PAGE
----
Sgeul na Gàidhlig: The Gaelic Story at the University of Glasgow

Sgeul na Gàidhlig: The Gaelic Story at the University of Glasgow

Issued: Mon, 08 Dec 2014 09:54:00 GMT

Researchers present the 550 years of Gaelic’s ‘untold history’

Academics working on the ‘Sgeul na Gàidhlig aig Oilthigh Ghlaschu’ / ‘Gaelic Story at the University of Glasgow’ project have traced evidence of a continuous Gaelic presence at the University back to the 15th Century, 450 years before Gaelic was available as a subject of study.

The team of researchers, led by Roibeard Ó Maolalaigh, Professor of Gaelic at the University of Glasgow, launched a new online resource containing findings from the study, at a public lecture at the University of Glasgow on 9 December 2014.

The project, funded by the Chancellor’s Fund at the University of Glasgow, Soillse, the National Research Network for the Maintenance and Revitalisation of Gaelic Language and Culture and the R. L. Thomson Endowment has been running for the past 14 months.

Prof. Ó Maolalaigh said: “This unique project has revealed the extraordinary contribution made by Gaels down through the centuries to society both at home and abroad. Although Gaelic is often hidden from view and silent in official records, Gaelic was a central part of the lives and identities of hundreds of thousands of people living and working in the West of Scotland throughout the ages. Gaelic is now spoken by 1% of the population but it was spoken by up to a half of the population when the University was founded in 1451 and the University of Glasgow has always had a Gaelic minority.

“This untold history deserves to be told not least for the outstanding role models it provides for younger Gaels. As we move further into the 21st century it is hoped that this project will encourage wider understanding and appreciation of Gaelic language and culture, and enable us to embrace more openly our Gaelic heritage which is often unacknowledged.”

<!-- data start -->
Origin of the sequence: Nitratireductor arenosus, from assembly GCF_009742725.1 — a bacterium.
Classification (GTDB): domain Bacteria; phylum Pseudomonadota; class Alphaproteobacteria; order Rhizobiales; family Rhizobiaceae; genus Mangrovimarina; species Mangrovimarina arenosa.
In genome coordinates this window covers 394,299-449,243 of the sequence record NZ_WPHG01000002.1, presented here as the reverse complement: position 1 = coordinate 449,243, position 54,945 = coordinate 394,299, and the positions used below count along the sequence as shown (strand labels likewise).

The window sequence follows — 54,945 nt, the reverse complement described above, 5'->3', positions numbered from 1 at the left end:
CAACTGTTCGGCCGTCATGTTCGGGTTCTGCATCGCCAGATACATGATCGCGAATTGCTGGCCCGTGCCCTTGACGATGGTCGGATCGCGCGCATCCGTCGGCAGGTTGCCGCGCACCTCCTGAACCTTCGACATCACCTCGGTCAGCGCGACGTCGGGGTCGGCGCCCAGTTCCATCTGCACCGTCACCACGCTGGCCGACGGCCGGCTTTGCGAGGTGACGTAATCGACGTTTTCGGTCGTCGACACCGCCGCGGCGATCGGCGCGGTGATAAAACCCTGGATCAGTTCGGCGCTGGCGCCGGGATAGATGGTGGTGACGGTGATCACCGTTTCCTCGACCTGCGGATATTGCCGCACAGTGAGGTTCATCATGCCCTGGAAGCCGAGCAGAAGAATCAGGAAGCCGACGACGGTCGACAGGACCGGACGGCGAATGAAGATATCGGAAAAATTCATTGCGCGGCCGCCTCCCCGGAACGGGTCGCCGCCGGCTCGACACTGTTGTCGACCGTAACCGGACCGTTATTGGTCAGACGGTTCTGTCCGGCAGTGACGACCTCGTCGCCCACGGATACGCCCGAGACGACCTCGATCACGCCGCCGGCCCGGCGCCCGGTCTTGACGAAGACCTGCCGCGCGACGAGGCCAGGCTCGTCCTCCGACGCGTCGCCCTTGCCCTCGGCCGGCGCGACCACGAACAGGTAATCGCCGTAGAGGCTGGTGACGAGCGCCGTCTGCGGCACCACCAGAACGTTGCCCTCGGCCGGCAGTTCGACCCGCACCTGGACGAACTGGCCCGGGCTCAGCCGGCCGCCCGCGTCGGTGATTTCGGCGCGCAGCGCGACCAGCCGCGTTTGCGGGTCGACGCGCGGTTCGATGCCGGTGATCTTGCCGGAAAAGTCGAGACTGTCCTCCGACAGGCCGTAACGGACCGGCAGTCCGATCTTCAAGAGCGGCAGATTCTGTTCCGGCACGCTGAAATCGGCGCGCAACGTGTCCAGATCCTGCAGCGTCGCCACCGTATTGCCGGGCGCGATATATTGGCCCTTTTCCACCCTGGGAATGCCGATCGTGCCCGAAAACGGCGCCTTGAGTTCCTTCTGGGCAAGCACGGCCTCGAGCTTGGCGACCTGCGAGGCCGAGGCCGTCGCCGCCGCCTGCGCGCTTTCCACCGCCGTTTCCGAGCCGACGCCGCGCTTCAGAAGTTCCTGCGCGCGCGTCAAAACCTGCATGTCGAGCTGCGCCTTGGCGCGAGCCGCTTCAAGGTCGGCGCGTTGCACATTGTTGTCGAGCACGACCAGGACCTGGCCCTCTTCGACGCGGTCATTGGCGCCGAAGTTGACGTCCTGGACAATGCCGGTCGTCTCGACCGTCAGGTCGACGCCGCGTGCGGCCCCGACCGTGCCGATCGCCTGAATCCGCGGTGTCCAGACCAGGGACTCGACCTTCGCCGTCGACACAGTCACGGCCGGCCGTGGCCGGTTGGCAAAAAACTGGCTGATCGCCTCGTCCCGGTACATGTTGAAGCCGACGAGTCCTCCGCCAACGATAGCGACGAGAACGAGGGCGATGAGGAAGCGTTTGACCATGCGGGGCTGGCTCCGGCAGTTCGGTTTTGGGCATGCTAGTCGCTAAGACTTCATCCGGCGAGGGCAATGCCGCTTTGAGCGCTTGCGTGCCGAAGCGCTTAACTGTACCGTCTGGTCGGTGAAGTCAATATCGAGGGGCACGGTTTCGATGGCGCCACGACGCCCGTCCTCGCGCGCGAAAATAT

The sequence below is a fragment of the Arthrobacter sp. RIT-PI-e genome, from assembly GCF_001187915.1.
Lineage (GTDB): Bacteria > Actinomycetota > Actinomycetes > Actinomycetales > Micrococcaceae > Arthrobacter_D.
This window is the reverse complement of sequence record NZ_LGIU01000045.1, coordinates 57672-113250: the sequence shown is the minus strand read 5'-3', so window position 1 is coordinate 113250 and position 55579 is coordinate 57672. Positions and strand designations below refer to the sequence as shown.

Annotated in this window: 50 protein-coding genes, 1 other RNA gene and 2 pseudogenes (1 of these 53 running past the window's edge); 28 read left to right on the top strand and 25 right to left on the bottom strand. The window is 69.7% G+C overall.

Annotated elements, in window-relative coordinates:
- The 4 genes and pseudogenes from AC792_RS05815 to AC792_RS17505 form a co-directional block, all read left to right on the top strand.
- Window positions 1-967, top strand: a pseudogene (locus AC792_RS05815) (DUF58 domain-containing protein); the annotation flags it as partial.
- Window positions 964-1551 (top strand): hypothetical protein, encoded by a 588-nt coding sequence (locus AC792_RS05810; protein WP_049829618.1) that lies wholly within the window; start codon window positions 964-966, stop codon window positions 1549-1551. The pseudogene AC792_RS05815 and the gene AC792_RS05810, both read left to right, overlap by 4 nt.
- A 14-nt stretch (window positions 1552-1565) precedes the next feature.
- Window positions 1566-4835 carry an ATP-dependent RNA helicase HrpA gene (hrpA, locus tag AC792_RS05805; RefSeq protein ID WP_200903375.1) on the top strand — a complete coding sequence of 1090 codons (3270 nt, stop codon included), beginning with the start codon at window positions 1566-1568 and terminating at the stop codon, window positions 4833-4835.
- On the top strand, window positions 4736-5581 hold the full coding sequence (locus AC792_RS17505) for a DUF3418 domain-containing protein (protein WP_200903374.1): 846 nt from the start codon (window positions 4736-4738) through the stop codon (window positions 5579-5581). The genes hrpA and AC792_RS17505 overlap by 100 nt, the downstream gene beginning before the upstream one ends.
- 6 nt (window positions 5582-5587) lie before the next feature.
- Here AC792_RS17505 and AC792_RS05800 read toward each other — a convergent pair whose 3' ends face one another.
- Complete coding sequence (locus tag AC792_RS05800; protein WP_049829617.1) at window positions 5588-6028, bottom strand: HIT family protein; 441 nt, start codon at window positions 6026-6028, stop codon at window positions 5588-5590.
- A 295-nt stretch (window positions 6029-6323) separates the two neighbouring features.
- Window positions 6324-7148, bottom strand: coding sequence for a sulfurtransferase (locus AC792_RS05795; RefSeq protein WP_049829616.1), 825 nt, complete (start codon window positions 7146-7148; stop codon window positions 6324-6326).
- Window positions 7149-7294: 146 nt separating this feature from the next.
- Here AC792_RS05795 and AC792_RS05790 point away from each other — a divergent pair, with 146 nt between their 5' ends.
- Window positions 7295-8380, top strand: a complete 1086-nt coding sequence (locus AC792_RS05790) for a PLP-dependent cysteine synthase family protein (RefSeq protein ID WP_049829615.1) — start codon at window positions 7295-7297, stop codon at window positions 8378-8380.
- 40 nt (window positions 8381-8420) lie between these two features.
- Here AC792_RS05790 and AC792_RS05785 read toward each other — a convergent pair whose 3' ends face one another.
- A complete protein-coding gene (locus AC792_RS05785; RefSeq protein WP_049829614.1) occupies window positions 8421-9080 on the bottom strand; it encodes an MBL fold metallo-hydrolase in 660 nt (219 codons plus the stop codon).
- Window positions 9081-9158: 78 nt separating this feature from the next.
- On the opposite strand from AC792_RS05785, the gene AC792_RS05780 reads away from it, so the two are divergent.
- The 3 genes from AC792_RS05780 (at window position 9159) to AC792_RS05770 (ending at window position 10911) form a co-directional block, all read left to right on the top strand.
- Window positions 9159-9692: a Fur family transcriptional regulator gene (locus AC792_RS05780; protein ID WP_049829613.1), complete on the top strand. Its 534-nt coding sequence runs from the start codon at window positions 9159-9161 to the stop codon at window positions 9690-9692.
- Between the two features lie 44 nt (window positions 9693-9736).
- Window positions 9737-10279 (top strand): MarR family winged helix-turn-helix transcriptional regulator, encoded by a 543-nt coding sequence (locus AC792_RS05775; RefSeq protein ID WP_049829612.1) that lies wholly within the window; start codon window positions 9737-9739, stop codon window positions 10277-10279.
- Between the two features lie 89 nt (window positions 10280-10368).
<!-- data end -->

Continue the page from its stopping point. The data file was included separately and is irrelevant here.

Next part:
Key research findings from the project include:

  • One of the first Gaels to attend the University of Glasgow, shortly after its foundation in 1451 was Archibaldus Campbell (Gilleasbaig Caimbeul). Gaelic poet Walter Kennedy, great-grandson of Robert III, from Carrick in Ayrshire, not now an area generally associated with Gaelic, graduated from the University twice, in 1476 and again in 1478.
  • Another notable Gael with a connection to the University was the arch-Jacobite and Gaelic poet and scholar, Alexander MacDonald (Alasdair mac Mhaighstir Alasdair), who was a student at the beginning of the eighteenth century. One of his original manuscripts is still kept at the University to this day.
  • Gaelic speakers occupied a variety of positions at the University over the ages from porters, janitors, administrators and lecturers
  • In addition to this, the project found that at least three Principals of the University were Gaelic speakers: Rev. Neil Campbell (1728-61), Rev. Duncan MacFarlan (1825-57), and Professor Sir Donald MacAlister KCB (1907-29) were identified as Gaels. 
  • Gaelic speakers educated at Glasgow University have contributed to a wide range of disciplines over the centuries, ranging from medicine, astronomy, mathematics, science, to philosophy and theology as well as Celtic and Gaelic Studies.
  • University of Glasgow-trained students have also been at the forefront of modern Gaelic scholarship since the seventeenth century, with almost all of the clergymen involved with the Synod of Argyll’s translation of the Gaelic Psalms, Catechism and the Old Testament in the seventeenth century being Glasgow graduates, highlighting the University’s close ties with the Gaelic world and learning throughout history.
  • More recently, Students at the University established the Ossianic Society (An Comunn Oiseanach) petitioned the Secretary of State in 1839 to campaign for Gaelic instruction. The first volume of the society’s Gaelic minute books (1831–49) has been digitised and provides an unparalleled view of the University experience of students during the first half of the nineteenth century.

Iain Caimbeul, Chair of Bòrd na Gàidhlig, said: “The revitalisation of Gàidhlig is currently at the threshold of a significant step-change and such projects like Sgeul na Gàidhlig are important beacons because they raise the profile of the language and provide evidence of the contribution of the Gael to society in Scotland and elsewhere. 

“This project illustrates what is indeed possible for a Gàidhlig speaker to achieve, whether in university or in Scottish civic life. We strive for the normalisation of the language in everyday life and Sgeul na Gàidhlig provides powerful supportive evidence that it is indeed possible to create the conditions for a new Gàidhlig “enlightenment.”

Media enquiries: nick.wade@glasgow.ac.uk / 01413307126

Notes for editors:

  • The project entitled Sgeul na Gàidhlig aig Oilthigh Ghlaschu / the Gaelic Story at the University of Glasgow is led by Professor Roibeard Ó Maolalaigh and Dr Katherine Forsyth, with Dr Aonghas MacCoinnich as the main researcher.